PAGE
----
Check our Latest products!
There you are, in your office, the night before your proposal is due, cursor blinking on your screen. And you’re staring at questions 1 and 2 of the Request for Proposal.
Q1. “What are your hourly rates?”
Q2. “How do you justify your hourly rates?”
When I consult with legal clients about their proposals, differentiating themselves is always the hardest part for them. Experience? Great results? Happy clients? Attorney bios? Yeah, they have it, but so do all the other large firms that they’re competing against. So how do you stand out? How do you get the client to choose you? Most importantly, how do you justify those rates?
Without a structured process, most clients simply give up. You cite the same things everyone else is citing, hope for the best and then dabble on a little of that magical Biglaw cure-all: prestige.
Ah, yes. What is prestige going for these days on the spot market? Can you buy a bucketful?
Does it work this way? Not at all. But every RFP that gets sent out gets back a dozen proposals going on and on about the history of the firm and how prestigious it is.
To the proposal writer, this makes perfect sense. After all, who is the client to say what is and isn’t prestigious? It’s a matter of opinion.
Think about that, though. Is your unverifiable, untestable opinion a solid foundation on which to justify hourly rates in a proposal to the very person who you want to pay them?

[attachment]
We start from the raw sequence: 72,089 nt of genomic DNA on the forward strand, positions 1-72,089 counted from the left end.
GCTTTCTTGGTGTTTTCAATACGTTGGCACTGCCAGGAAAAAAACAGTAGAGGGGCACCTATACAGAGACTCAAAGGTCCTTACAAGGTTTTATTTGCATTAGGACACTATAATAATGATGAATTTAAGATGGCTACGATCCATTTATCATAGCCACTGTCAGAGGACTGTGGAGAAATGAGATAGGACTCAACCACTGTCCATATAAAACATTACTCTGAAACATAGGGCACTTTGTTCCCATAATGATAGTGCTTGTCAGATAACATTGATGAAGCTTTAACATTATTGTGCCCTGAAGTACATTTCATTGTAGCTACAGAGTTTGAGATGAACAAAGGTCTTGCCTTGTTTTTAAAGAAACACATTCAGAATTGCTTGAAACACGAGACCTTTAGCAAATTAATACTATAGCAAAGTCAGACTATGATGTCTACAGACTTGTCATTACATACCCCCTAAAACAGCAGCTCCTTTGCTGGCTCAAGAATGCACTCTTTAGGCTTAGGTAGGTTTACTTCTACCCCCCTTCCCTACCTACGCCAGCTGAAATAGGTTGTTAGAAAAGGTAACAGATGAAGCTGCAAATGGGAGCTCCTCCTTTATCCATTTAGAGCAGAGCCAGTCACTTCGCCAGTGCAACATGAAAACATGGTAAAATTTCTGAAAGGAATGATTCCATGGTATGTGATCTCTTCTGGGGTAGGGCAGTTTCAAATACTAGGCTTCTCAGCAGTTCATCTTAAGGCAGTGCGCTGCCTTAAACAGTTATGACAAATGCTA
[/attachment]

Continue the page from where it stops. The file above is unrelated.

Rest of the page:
And is it something you even want to claim? To me, there are six very good reasons why you should banish this word from your legal proposals.
Can’t We Just Slap Some Prestige On It?
A proposal is a sales document. So what you say in it does affect the opinions that the reader has of your firm.
And a proposal can heighten the dignity of an otherwise excellent firm in the eyes of the client. In the end, though, for a proposal to ring true at all, it needs to reflect the actual character of your law firm. Now, a law firm can certainly enhance their prestige if they’re willing to pay the price to do so. But trying to claim the mantle without paying the price will be quickly found out. Moreover, the client will not appreciate you passing off averageness for the pinnacle of quality. It’s a sham.
There are firms that have become recognized as prestigious through decades of unsurpassed results, the highest standards and excellent customer service. And there are firms that have entered the club in a much shorter amount of time, spending what it took with tables at charity dinners and soirees and Monets and other forms of advertising that the legal world considers acceptable. A hundred years on one hand and ten or twenty on the other.
Well, heck, if those guys can consider themselves prestigious, why can’t we? We can use the same heavy paper in our Christmas cards and serve the same fancy wine at parties for clients.
The problem, though, is that prestige is a specific choice. And if you haven’t been making that choice all along, you can’t justify your rates by citing it now. Nobody will believe you. Why?
You Really Aren’t Prestigious
Expensive, yes. Prestigious, no.
The sorts of clients who are using RFPs are not stupid. They are Fortune 500 companies. They pay their executives very well. They know what prestige is.